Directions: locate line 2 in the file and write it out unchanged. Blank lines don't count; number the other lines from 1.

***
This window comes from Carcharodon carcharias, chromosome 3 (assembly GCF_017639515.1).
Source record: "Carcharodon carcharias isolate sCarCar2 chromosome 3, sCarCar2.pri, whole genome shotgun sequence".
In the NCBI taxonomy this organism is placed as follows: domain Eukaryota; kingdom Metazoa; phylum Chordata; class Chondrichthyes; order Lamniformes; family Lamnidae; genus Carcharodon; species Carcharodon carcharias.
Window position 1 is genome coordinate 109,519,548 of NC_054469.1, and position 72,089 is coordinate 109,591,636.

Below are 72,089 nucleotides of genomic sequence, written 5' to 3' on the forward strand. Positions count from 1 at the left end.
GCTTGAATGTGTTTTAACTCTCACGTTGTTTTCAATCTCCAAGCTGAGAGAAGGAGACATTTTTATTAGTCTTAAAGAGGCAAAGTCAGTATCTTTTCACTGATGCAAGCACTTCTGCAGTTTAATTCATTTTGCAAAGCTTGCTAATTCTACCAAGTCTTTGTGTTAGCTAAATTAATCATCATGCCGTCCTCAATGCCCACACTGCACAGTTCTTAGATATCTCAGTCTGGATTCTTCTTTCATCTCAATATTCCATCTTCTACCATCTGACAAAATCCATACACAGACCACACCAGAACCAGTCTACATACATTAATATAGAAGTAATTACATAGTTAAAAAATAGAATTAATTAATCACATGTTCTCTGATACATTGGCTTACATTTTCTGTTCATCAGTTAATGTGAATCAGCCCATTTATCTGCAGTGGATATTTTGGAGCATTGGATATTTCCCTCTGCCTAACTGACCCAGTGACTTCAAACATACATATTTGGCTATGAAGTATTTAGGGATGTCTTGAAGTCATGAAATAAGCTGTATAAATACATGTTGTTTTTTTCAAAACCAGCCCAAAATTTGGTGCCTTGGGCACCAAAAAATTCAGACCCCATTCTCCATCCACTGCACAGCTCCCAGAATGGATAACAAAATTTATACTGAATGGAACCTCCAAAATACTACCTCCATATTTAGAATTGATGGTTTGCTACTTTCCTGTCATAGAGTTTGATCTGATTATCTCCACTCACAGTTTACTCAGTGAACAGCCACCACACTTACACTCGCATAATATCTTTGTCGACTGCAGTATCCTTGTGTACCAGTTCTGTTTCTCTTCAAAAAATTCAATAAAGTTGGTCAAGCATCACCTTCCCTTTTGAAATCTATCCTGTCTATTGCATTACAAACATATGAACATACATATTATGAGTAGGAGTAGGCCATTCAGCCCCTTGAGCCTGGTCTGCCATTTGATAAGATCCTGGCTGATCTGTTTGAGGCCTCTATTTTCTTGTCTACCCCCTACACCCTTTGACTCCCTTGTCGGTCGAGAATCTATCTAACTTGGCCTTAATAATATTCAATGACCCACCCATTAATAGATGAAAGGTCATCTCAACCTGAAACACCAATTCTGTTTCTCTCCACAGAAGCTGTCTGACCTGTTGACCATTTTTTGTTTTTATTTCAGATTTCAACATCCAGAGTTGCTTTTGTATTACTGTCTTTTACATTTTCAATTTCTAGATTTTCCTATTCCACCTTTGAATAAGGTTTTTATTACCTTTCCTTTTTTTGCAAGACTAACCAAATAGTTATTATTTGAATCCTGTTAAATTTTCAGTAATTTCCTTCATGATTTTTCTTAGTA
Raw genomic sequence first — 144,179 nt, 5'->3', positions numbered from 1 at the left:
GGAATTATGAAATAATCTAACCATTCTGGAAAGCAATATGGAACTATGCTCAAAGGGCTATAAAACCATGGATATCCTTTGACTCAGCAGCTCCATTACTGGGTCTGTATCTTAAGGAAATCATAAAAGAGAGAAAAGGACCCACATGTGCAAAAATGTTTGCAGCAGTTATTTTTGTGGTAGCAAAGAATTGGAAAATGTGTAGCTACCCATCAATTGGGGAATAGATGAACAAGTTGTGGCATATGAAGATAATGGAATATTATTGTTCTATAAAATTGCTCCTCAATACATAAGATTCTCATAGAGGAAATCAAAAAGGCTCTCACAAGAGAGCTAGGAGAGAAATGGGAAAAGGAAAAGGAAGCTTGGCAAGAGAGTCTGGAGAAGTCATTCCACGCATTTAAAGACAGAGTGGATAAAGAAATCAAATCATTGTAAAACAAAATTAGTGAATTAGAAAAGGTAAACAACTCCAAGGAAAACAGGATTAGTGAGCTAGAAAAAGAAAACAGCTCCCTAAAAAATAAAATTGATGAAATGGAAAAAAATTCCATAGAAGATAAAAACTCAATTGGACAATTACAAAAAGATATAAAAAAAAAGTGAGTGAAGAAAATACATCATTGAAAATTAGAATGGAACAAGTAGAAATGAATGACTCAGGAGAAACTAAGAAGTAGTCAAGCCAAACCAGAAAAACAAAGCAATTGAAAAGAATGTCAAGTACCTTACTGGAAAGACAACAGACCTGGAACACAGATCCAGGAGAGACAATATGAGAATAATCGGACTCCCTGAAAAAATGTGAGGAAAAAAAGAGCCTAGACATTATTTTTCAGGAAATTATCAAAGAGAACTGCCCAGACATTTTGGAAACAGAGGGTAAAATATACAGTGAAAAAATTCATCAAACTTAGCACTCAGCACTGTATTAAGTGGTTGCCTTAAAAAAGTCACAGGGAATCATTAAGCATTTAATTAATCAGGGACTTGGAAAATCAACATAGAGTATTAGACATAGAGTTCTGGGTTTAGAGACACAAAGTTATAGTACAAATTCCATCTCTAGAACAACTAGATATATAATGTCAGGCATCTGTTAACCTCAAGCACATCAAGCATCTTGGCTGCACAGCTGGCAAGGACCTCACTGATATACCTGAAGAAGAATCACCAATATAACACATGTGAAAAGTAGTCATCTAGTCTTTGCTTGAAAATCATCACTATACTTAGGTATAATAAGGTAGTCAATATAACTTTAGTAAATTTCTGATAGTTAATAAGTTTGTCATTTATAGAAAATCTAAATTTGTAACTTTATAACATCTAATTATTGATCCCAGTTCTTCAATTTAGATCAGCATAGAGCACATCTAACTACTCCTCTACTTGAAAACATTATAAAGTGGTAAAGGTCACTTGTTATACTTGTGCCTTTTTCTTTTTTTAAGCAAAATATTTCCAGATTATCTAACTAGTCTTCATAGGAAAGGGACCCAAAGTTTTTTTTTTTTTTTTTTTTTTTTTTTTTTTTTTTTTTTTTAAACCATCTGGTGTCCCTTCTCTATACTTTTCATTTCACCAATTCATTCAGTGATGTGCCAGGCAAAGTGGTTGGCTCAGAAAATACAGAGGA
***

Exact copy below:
Source record: "Carcharodon carcharias isolate sCarCar2 chromosome 3, sCarCar2.pri, whole genome shotgun sequence".